New Plan for Chicago’s Old Esquire Theater

The Esquire Theater at 58 East Oak Street in Chicago's Gold Coast neighborhood.

The Esquire Theater at 58 East Oak Street in Chicago’s Gold Coast neighborhood.

It’s been many months since we heard about anything happening with the old Esquire Theater (58 East Oak Street).  Now, there’s word from Alderman Reilly’s office that a new rehabilitation plan is being floated.

Previous plans included tearing the theater down and replacing it with a residential tower, tearing the theater down and replacing it with a boutique hotel, and rehabbing the property while shoehorning in both commercial and hotel development.  The city most recently approved demolition of the building in September, 2008.

Those plans were killed by local NIMBY groups like SORE (Seniors Obstructing Redevelopment Everywhere), using the same tired canard about parking and traffic that has killed many other project both within and beyond its self-proclaimed jurisdiction.

The latest plan calls for hacking the street-level section of the building into five roughly boutique-sized portions for retail.  The three upper floors of the building would be reduced to two by combining the first and second floors.  The currently sunken first floor would be raised to street level.

The remaining two floors would be offered for commercial development, accessible by stairwells and elevators through a lobby on the west side of the building.  But turning the second (formerly third) and third (formerly fourth) floors into useable space isn’t as simple as sladgehammers and spackle.  The projection rooms will have to be dismantled, and the sloping floors that made sense with rows of theater seats will have to be leveled.

Externally, the existing walls and roof will remain largely unchanged, though a balcony area will be opened up, yielding the possibility of some kind of decorative greenery.

Drawing of the proposed renovation of the Esquire Theater building, courtesy of Alderman Reilly's office

Drawing of the proposed renovation of the Esquire Theater building, courtesy of Alderman Reilly’s office

According to a drawing sent over from the alderman’s office,  the result would be a fairly good integration of the existing building into the Oak Street streetwall formed by its greystone neighbors.

The Esquire, itself, is a confused structure.  Built in 1938 and designed by W.L. Pereira, it looks nothing like the other buildings on the block, most of which are residences converted into retail, or modern structures trying to blend in with that aesthetic.  It has been vacant since the theater closed, and Citibank moved a block west to the new Barneys New York Building at 15 East Oak Street.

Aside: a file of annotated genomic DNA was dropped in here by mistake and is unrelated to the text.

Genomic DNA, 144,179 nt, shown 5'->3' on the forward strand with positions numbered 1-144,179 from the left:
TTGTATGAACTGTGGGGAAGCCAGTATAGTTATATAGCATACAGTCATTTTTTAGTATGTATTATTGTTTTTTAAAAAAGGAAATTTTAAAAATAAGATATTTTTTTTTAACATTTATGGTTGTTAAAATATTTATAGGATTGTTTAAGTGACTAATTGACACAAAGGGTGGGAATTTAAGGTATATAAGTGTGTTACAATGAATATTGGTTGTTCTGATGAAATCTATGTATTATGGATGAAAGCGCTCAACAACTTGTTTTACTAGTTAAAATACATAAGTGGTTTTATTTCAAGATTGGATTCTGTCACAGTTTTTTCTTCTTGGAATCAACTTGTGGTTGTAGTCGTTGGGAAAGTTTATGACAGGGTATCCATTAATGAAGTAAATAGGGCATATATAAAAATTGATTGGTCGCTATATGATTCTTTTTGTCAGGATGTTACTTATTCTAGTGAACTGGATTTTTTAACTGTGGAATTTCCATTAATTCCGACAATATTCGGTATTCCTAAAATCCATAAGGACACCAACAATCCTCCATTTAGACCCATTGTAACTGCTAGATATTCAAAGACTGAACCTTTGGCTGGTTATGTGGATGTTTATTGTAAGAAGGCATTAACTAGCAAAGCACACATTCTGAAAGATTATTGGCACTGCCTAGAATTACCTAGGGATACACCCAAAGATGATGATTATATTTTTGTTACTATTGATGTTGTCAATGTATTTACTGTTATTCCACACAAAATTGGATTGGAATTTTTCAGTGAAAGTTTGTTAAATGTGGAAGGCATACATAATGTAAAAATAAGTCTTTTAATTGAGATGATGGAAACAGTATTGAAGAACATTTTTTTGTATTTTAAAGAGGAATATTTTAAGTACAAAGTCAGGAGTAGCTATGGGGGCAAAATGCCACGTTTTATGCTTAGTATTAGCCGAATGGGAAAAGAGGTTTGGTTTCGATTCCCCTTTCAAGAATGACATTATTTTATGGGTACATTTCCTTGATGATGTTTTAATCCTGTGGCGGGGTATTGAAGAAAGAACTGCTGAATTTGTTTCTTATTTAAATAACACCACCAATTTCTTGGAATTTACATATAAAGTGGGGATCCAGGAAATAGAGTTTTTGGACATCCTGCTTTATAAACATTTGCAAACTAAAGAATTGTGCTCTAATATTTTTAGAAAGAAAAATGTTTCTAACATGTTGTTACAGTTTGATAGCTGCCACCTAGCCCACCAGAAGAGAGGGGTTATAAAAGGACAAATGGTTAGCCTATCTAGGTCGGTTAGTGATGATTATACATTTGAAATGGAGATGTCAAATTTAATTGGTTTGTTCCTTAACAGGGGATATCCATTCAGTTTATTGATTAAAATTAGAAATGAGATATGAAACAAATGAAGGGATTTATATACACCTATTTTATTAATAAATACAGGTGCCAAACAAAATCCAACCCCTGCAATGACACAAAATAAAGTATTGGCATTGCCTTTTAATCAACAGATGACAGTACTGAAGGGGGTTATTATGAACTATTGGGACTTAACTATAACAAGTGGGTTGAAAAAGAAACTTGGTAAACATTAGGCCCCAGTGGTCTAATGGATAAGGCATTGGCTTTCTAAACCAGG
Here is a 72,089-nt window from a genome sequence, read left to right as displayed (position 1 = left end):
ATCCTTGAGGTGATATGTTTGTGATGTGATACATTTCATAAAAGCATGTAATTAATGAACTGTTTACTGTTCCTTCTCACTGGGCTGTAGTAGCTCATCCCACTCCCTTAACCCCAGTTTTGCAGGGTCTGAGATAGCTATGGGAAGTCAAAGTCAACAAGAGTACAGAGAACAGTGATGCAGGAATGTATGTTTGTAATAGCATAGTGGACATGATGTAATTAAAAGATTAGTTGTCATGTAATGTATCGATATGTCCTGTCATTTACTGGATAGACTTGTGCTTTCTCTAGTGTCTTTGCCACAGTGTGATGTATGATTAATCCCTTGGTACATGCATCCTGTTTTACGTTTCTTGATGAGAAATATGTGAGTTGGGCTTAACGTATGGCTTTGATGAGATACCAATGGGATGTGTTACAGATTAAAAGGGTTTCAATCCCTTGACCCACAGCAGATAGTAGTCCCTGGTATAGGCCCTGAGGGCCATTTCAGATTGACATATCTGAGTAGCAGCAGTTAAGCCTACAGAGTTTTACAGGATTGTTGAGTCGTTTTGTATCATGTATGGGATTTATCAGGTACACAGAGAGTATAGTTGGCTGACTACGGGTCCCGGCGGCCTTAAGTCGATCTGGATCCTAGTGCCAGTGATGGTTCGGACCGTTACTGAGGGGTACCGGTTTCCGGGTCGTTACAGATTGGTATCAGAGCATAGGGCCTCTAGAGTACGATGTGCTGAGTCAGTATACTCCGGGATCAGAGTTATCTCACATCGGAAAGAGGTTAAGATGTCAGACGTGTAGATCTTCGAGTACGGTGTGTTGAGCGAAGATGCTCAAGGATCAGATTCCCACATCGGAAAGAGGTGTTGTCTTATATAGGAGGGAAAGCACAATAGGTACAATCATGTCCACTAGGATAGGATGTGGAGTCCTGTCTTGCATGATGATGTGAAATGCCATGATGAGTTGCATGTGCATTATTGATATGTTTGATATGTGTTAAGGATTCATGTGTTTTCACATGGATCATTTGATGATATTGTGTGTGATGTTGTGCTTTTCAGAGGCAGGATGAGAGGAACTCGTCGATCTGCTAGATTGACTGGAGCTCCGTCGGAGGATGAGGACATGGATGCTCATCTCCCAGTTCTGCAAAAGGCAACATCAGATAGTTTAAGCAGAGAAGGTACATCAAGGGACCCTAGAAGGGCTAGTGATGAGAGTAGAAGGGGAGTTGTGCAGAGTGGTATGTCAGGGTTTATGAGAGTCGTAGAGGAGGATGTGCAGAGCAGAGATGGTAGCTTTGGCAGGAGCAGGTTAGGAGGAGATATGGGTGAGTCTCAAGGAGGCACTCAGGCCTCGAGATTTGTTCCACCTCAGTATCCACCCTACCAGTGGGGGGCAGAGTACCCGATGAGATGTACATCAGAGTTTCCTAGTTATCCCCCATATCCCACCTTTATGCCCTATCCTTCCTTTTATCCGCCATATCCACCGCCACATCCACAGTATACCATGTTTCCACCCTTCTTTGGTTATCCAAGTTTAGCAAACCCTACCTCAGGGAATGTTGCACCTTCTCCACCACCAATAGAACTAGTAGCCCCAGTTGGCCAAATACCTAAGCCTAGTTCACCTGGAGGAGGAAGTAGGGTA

Giving the Esquire five varied bays will continue the streetwall illusion, and open up some new retail opportunities on Chicago’s most desirable street.

One thing that will have to be sacrificed to make this happen, though, is the giant horizontal Esquire marquee.  Though it’s something of a nostalgic landmark to people who live in the area, it is the vertical “ESQUIRE” sign that is more beloved.  That sign will remain under this plan — a piece of Oak Street history preserved.

The paperwork is already being worked on, and if everything moves forward smoothly, we could see construction crews at work in the Fall, and new boutiques opening in time for Christmas 2012.

By the numbers:

  • Total number of commercial spaces: Seven
  • Space 1 (first floor): 1,020 square feet
  • Space 2 (first floor): 1,955 square feet
  • Space 3 (first floor): 2,220 square feet
  • Space 4 (first floor): 2,410 square feet
  • Space 5 (first floor): 2,305 square feet
  • Space 6 (second floor): 10,650 square feet
  • Space 7 (third floor): 10,680 square feet
  • Lobby: 1,895 square feet
  • Six trash containers facing the public alley, but recessed into the building’s property line
  • First floor ceiling height: up to 25.5 feet
  • Second floor terrace: 780 square feet
  • Sidewalks: black
Editor

Author: Editor

Editor founded the Chicago Architecture Blog in 2003, after a long career in journalism. He can be reached at chicagoarchitectureinfo@gmail.com.

Share This Post On

Submit a Comment

Your email address will not be published. Required fields are marked *

Human Verification: In order to verify that you are a human and not a spam bot, please enter the answer into the following box below based on the instructions contained in the graphic.